Segments in this Video

Germany's Domestic Toll (03:49)


German civilians suffered malnutrition as food rations were reduced during a British naval blockade. Women took over men's jobs. A propaganda film warned children about tuberculosis. By 1917, one million soldiers had been killed. (Credits)

Russian Revolution (03:06)

In 1917, Germany defended territory in France and Northern Belgium. A Kiev factory manufacturing artificial limbs symbolized a regime crippled by war. Soldiers mutinied to join their wives protesting in St. Petersburg. The army sided with the rebels in Moscow. On March 15, Czar Nicholas II abdicated.

Strategic Patriotism (02:23)

The Soviets demanded an end to the Romanov Dynasty. Alexander Kerensky advocated Czar Nicholas II's exile. Nicholas requested asylum from George V but George refused, worried that revolution would spread to England. Karensky planned a Russian offensive to unite the people around his government.

Austro-Hungarian Fragility (02:19)

Half the Austro-Hungarian army was destroyed. Emperor Franz Josef I had died in 1916 after a 50 year reign. Karl I hated the war and believed the Russian Revolution would spread if European monarchs did not make peace. In March 1917, he sent a secret peace proposal to Paris, but it failed.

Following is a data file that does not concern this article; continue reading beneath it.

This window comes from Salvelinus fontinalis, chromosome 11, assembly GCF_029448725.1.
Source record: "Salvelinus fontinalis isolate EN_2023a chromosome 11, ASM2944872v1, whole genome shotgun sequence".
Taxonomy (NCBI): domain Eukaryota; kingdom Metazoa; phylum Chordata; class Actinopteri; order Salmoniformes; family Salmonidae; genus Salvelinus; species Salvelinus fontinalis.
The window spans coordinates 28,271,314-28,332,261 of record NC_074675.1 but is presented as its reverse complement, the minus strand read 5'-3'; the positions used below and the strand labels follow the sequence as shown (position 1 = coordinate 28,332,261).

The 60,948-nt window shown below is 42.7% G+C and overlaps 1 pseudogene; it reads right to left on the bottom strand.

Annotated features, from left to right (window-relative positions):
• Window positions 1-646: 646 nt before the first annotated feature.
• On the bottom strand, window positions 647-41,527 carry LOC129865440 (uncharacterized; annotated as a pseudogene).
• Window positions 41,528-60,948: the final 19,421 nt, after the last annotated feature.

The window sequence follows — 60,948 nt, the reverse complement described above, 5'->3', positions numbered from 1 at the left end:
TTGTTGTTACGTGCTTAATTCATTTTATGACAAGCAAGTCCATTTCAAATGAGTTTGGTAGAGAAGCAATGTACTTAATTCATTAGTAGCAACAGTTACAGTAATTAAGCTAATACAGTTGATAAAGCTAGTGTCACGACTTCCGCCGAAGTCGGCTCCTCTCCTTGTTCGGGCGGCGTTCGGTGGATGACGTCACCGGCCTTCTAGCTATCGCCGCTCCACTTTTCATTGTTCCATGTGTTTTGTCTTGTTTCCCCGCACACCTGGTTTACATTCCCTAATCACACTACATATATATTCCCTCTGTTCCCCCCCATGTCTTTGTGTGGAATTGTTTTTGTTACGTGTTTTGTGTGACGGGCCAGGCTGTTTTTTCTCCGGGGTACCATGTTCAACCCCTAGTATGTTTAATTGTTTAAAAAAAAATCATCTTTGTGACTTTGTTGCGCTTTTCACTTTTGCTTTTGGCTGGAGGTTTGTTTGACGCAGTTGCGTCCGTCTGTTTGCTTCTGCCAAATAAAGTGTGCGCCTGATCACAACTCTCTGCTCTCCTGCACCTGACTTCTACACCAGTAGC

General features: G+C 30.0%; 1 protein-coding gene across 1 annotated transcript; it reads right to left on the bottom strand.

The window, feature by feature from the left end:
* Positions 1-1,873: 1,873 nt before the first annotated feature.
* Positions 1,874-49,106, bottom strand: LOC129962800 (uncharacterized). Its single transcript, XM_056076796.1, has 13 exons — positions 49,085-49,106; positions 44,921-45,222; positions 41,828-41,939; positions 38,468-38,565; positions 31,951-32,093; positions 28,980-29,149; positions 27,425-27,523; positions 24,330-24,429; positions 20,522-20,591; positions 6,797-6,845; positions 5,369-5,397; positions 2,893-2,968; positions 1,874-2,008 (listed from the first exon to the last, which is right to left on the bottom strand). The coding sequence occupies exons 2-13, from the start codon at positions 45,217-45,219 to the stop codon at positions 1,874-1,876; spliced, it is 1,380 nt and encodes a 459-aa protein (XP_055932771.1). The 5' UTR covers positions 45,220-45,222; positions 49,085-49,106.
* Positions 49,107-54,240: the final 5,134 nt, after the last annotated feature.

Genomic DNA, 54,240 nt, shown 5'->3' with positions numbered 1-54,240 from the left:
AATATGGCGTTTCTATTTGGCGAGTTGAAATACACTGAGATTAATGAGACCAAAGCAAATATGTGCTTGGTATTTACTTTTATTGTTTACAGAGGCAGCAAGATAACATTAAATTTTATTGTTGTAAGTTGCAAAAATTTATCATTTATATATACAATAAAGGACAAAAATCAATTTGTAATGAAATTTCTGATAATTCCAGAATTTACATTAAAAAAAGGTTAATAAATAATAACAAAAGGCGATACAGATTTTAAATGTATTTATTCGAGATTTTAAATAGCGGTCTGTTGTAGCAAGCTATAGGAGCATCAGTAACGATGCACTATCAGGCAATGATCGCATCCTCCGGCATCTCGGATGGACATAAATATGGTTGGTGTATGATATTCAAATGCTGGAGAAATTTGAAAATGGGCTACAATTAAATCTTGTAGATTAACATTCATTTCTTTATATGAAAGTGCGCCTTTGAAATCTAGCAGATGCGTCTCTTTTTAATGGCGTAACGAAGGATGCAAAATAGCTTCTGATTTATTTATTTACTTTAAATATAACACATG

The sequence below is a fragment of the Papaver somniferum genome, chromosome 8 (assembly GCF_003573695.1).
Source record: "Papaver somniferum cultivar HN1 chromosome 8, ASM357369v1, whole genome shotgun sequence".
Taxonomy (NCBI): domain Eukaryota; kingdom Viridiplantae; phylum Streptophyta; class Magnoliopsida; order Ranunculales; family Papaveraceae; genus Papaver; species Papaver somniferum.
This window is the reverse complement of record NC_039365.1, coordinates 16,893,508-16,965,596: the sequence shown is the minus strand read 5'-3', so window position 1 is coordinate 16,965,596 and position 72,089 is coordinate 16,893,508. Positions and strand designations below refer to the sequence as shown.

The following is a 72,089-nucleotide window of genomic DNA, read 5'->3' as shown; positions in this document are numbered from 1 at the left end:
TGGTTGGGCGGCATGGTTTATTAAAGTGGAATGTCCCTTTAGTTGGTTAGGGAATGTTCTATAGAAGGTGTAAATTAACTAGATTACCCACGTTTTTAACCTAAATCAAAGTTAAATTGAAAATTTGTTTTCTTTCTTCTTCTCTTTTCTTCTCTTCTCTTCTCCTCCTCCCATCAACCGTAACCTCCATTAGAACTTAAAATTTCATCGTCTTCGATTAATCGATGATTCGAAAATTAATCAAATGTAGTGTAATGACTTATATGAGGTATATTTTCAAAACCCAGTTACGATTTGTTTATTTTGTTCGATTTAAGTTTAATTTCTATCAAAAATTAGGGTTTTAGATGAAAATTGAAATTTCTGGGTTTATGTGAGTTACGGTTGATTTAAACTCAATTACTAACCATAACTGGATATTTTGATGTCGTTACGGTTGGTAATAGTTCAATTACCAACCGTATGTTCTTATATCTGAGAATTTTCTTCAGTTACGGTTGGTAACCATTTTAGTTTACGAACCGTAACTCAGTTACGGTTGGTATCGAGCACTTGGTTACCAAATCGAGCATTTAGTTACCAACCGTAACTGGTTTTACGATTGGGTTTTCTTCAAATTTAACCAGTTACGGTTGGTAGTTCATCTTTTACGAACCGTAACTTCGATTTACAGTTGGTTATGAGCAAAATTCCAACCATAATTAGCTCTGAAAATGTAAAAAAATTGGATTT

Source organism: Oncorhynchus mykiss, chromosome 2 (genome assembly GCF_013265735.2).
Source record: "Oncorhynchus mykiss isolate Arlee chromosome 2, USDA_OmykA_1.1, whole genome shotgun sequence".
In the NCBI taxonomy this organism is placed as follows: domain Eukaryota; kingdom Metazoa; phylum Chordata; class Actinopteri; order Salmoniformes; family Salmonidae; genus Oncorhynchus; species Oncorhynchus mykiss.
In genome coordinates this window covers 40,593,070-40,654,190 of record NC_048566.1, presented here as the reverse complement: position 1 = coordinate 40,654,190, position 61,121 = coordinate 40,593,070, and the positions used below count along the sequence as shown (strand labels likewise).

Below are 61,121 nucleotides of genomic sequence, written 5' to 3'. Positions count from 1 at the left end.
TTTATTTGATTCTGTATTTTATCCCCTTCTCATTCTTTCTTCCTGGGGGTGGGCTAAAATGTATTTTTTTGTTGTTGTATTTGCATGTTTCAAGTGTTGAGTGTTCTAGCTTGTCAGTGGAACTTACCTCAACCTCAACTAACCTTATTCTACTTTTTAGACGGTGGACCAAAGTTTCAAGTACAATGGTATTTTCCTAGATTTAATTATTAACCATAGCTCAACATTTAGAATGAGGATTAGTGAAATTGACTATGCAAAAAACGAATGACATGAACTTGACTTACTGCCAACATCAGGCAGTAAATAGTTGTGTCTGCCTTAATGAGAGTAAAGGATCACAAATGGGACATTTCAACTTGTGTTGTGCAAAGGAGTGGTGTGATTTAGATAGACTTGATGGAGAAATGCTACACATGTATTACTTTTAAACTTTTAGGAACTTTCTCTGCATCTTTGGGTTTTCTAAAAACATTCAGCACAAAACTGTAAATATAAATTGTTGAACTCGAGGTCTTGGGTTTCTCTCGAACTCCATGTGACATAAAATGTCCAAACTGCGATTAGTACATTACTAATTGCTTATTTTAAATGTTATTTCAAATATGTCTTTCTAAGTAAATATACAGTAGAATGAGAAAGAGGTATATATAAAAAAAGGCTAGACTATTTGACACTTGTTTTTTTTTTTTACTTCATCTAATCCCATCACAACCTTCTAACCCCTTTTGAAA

German Fragility (02:21)

France rejected Germany's peace proposal. General Ludendorff worried about revolution in Berlin; socialist leaders called for the war's end. He ordered submarines to attack all commercial ships, regardless of neutrality. Chancellor Bethmann-Hollweg feared an American reaction.

First Battle of the Atlantic (03:07)

U-boats were ordered to torpedo any ship supplying England, including American vessels. Submarine captains became German heroes, including Lothar von Arnauld de la Periere, who appeared in a propaganda film. Most ships were sunk without regard to crew members.

Overcoming U.S. Isolationism (03:02)

Woodrow Wilson wanted to support France and democracy; the French and British also owed money to the U.S. However, the U.S. had profited from neutrality and six million voters were of German origin. When Germany was discovered to be funding Mexican sabotage attacks, Congress agreed to enter the war.

U.S. Enters the War (03:17)